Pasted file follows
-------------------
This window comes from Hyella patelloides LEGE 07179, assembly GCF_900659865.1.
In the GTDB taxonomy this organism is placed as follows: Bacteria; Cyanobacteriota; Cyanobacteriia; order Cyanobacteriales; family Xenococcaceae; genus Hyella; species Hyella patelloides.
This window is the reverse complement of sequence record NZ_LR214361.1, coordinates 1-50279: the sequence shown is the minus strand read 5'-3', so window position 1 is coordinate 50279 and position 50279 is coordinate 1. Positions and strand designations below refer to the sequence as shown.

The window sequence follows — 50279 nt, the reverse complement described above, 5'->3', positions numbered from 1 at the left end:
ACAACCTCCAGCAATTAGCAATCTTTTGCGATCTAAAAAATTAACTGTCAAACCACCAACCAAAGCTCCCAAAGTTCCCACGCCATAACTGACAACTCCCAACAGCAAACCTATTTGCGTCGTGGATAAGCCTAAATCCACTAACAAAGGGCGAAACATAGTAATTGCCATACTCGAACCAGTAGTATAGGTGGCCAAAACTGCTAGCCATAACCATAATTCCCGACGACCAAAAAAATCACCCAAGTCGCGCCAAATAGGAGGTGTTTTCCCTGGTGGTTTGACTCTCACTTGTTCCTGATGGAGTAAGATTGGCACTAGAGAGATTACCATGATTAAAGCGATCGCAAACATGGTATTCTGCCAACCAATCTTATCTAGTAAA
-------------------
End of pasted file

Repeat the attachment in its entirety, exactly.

This window comes from Hyella patelloides LEGE 07179, assembly GCF_900659865.1.
In the GTDB taxonomy this organism is placed as follows: Bacteria; Cyanobacteriota; Cyanobacteriia; order Cyanobacteriales; family Xenococcaceae; genus Hyella; species Hyella patelloides.
This window is the reverse complement of sequence record NZ_LR214361.1, coordinates 1-50279: the sequence shown is the minus strand read 5'-3', so window position 1 is coordinate 50279 and position 50279 is coordinate 1. Positions and strand designations below refer to the sequence as shown.

The window sequence follows — 50279 nt, the reverse complement described above, 5'->3', positions numbered from 1 at the left end:
ACAACCTCCAGCAATTAGCAATCTTTTGCGATCTAAAAAATTAACTGTCAAACCACCAACCAAAGCTCCCAAAGTTCCCACGCCATAACTGACAACTCCCAACAGCAAACCTATTTGCGTCGTGGATAAGCCTAAATCCACTAACAAAGGGCGAAACATAGTAATTGCCATACTCGAACCAGTAGTATAGGTGGCCAAAACTGCTAGCCATAACCATAATTCCCGACGACCAAAAAAATCACCCAAGTCGCGCCAAATAGGAGGTGTTTTCCCTGGTGGTTTGACTCTCACTTGTTCCTGATGGAGTAAGATTGGCACTAGAGAGATTACCATGATTAAAGCGATCGCAAACATGGTATTCTGCCAACCAATCTTATCTAGTAAA